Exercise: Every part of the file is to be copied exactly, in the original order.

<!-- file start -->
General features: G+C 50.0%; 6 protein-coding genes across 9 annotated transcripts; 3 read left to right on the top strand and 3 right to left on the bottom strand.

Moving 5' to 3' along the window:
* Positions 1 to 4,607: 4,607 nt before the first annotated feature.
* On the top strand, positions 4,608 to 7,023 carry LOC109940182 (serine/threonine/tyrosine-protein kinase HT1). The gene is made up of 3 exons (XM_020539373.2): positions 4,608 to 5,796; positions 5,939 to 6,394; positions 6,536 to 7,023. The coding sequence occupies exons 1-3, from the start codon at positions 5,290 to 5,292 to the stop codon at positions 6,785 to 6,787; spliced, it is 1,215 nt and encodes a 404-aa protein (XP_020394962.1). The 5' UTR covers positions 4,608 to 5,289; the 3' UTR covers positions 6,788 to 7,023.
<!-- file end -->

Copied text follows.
General features: G+C 50.0%; 6 protein-coding genes across 9 annotated transcripts; 3 read left to right on the top strand and 3 right to left on the bottom strand.

Moving 5' to 3' along the window:
* Positions 1 to 4,607: 4,607 nt before the first annotated feature.
* On the top strand, positions 4,608 to 7,023 carry LOC109940182 (serine/threonine/tyrosine-protein kinase HT1). The gene is made up of 3 exons (XM_020539373.2): positions 4,608 to 5,796; positions 5,939 to 6,394; positions 6,536 to 7,023. The coding sequence occupies exons 1-3, from the start codon at positions 5,290 to 5,292 to the stop codon at positions 6,785 to 6,787; spliced, it is 1,215 nt and encodes a 404-aa protein (XP_020394962.1). The 5' UTR covers positions 4,608 to 5,289; the 3' UTR covers positions 6,788 to 7,023.